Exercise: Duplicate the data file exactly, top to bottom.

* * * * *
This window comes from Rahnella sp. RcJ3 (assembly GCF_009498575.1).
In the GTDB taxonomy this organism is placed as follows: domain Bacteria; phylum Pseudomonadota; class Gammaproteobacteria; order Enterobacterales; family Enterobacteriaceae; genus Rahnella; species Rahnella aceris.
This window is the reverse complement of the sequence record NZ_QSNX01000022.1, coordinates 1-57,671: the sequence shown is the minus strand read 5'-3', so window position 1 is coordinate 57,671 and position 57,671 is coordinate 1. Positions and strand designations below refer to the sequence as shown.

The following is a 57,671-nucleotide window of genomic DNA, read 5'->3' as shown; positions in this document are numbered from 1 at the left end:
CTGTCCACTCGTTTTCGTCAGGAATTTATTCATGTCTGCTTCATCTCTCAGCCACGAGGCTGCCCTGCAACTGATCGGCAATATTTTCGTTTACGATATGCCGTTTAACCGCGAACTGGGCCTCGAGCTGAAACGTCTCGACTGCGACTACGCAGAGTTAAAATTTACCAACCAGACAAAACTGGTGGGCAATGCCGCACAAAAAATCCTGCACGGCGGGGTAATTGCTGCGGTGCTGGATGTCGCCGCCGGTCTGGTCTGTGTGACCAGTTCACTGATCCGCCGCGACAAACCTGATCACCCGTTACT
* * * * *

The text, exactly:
This window comes from Rahnella sp. RcJ3 (assembly GCF_009498575.1).
In the GTDB taxonomy this organism is placed as follows: domain Bacteria; phylum Pseudomonadota; class Gammaproteobacteria; order Enterobacterales; family Enterobacteriaceae; genus Rahnella; species Rahnella aceris.
This window is the reverse complement of the sequence record NZ_QSNX01000022.1, coordinates 1-57,671: the sequence shown is the minus strand read 5'-3', so window position 1 is coordinate 57,671 and position 57,671 is coordinate 1. Positions and strand designations below refer to the sequence as shown.

The following is a 57,671-nucleotide window of genomic DNA, read 5'->3' as shown; positions in this document are numbered from 1 at the left end:
CTGTCCACTCGTTTTCGTCAGGAATTTATTCATGTCTGCTTCATCTCTCAGCCACGAGGCTGCCCTGCAACTGATCGGCAATATTTTCGTTTACGATATGCCGTTTAACCGCGAACTGGGCCTCGAGCTGAAACGTCTCGACTGCGACTACGCAGAGTTAAAATTTACCAACCAGACAAAACTGGTGGGCAATGCCGCACAAAAAATCCTGCACGGCGGGGTAATTGCTGCGGTGCTGGATGTCGCCGCCGGTCTGGTCTGTGTGACCAGTTCACTGATCCGCCGCGACAAACCTGATCACCCGTTACT